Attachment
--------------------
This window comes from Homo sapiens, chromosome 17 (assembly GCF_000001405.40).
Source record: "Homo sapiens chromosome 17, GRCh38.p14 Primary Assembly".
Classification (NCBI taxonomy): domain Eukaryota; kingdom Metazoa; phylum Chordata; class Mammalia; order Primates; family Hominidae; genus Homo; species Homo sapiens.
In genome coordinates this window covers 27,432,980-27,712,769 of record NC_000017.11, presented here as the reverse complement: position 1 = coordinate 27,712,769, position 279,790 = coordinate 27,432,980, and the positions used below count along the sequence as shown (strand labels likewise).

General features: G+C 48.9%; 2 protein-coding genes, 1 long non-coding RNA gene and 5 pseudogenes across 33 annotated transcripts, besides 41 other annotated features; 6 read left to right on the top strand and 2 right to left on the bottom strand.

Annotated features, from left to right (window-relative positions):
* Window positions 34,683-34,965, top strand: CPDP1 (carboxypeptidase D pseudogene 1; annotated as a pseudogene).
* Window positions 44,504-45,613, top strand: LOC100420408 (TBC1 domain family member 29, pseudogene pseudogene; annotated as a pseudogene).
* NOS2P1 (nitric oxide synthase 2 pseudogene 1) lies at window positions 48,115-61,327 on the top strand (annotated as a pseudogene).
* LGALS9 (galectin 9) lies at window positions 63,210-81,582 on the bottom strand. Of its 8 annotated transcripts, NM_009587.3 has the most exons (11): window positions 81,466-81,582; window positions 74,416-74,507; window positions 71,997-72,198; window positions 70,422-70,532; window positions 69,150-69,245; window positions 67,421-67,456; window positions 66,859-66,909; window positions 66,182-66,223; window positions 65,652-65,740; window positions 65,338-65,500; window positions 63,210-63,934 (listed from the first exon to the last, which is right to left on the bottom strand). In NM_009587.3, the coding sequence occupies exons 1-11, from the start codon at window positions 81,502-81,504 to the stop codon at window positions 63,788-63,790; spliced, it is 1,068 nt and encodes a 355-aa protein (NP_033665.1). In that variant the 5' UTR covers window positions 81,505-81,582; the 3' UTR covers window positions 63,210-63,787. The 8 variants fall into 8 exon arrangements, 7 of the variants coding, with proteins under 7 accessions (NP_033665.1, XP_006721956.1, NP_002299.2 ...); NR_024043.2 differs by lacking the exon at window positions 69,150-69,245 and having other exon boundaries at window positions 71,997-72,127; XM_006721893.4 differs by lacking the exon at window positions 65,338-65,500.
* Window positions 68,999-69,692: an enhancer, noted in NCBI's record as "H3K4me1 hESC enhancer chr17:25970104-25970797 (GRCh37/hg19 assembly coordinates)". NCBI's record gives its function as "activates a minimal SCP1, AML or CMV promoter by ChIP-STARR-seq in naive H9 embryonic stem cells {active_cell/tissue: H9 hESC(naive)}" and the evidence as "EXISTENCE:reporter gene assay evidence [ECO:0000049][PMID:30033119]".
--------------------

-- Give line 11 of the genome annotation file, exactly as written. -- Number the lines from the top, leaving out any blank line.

* Window positions 68,999-69,692: an enhancer, noted in NCBI's record as "H3K4me1 hESC enhancer chr17:25970104-25970797 (GRCh37/hg19 assembly coordinates)". NCBI's record gives its function as "activates a minimal SCP1, AML or CMV promoter by ChIP-STARR-seq in naive H9 embryonic stem cells {active_cell/tissue: H9 hESC(naive)}" and the evidence as "EXISTENCE:reporter gene assay evidence [ECO:0000049][PMID:30033119]".